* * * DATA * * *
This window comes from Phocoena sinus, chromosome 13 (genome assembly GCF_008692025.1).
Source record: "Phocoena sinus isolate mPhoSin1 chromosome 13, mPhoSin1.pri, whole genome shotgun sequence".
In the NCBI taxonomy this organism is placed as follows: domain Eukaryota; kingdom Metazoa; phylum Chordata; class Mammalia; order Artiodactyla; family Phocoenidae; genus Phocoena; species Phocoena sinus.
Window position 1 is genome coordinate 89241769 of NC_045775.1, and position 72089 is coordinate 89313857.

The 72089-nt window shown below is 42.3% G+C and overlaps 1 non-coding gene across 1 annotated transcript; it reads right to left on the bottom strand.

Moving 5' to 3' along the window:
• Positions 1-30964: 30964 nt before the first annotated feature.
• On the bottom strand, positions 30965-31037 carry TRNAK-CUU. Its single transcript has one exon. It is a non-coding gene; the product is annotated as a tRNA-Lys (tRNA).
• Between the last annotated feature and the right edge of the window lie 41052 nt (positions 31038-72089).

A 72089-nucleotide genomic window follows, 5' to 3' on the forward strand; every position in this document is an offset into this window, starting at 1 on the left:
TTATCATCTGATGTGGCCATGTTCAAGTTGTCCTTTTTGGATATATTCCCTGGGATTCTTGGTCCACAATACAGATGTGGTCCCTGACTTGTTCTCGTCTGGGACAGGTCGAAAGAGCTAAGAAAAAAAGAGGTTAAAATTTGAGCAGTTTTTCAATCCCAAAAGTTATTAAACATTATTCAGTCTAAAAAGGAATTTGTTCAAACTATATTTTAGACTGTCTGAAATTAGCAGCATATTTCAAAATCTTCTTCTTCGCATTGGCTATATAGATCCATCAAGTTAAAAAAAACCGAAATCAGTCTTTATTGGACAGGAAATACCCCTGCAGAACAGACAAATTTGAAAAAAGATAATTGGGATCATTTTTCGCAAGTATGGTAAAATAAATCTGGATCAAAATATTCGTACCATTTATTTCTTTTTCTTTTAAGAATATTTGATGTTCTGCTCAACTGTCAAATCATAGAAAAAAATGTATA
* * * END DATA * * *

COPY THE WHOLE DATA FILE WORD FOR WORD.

This window comes from Phocoena sinus, chromosome 13 (genome assembly GCF_008692025.1).
Source record: "Phocoena sinus isolate mPhoSin1 chromosome 13, mPhoSin1.pri, whole genome shotgun sequence".
In the NCBI taxonomy this organism is placed as follows: domain Eukaryota; kingdom Metazoa; phylum Chordata; class Mammalia; order Artiodactyla; family Phocoenidae; genus Phocoena; species Phocoena sinus.
Window position 1 is genome coordinate 89241769 of NC_045775.1, and position 72089 is coordinate 89313857.

The 72089-nt window shown below is 42.3% G+C and overlaps 1 non-coding gene across 1 annotated transcript; it reads right to left on the bottom strand.

Moving 5' to 3' along the window:
• Positions 1-30964: 30964 nt before the first annotated feature.
• On the bottom strand, positions 30965-31037 carry TRNAK-CUU. Its single transcript has one exon. It is a non-coding gene; the product is annotated as a tRNA-Lys (tRNA).
• Between the last annotated feature and the right edge of the window lie 41052 nt (positions 31038-72089).

A 72089-nucleotide genomic window follows, 5' to 3' on the forward strand; every position in this document is an offset into this window, starting at 1 on the left:
TTATCATCTGATGTGGCCATGTTCAAGTTGTCCTTTTTGGATATATTCCCTGGGATTCTTGGTCCACAATACAGATGTGGTCCCTGACTTGTTCTCGTCTGGGACAGGTCGAAAGAGCTAAGAAAAAAAGAGGTTAAAATTTGAGCAGTTTTTCAATCCCAAAAGTTATTAAACATTATTCAGTCTAAAAAGGAATTTGTTCAAACTATATTTTAGACTGTCTGAAATTAGCAGCATATTTCAAAATCTTCTTCTTCGCATTGGCTATATAGATCCATCAAGTTAAAAAAAACCGAAATCAGTCTTTATTGGACAGGAAATACCCCTGCAGAACAGACAAATTTGAAAAAAGATAATTGGGATCATTTTTCGCAAGTATGGTAAAATAAATCTGGATCAAAATATTCGTACCATTTATTTCTTTTTCTTTTAAGAATATTTGATGTTCTGCTCAACTGTCAAATCATAGAAAAAAATGTATA